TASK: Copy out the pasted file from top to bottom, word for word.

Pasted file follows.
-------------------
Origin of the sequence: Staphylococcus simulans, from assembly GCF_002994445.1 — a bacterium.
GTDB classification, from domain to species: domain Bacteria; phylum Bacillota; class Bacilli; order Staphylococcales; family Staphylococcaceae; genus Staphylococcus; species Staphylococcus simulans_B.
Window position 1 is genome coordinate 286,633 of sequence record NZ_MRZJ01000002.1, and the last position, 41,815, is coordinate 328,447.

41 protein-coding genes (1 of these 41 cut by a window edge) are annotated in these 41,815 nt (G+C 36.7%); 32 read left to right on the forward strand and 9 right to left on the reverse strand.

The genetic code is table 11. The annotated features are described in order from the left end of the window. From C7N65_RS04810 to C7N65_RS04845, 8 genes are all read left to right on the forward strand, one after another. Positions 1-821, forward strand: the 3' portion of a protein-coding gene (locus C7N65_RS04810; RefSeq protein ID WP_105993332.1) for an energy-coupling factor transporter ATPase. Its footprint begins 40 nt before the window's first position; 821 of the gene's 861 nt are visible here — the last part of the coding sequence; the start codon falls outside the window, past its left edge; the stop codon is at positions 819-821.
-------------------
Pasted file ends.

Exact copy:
Origin of the sequence: Staphylococcus simulans, from assembly GCF_002994445.1 — a bacterium.
GTDB classification, from domain to species: domain Bacteria; phylum Bacillota; class Bacilli; order Staphylococcales; family Staphylococcaceae; genus Staphylococcus; species Staphylococcus simulans_B.
Window position 1 is genome coordinate 286,633 of sequence record NZ_MRZJ01000002.1, and the last position, 41,815, is coordinate 328,447.

41 protein-coding genes (1 of these 41 cut by a window edge) are annotated in these 41,815 nt (G+C 36.7%); 32 read left to right on the forward strand and 9 right to left on the reverse strand.

The genetic code is table 11. The annotated features are described in order from the left end of the window. From C7N65_RS04810 to C7N65_RS04845, 8 genes are all read left to right on the forward strand, one after another. Positions 1-821, forward strand: the 3' portion of a protein-coding gene (locus C7N65_RS04810; RefSeq protein ID WP_105993332.1) for an energy-coupling factor transporter ATPase. Its footprint begins 40 nt before the window's first position; 821 of the gene's 861 nt are visible here — the last part of the coding sequence; the start codon falls outside the window, past its left edge; the stop codon is at positions 819-821.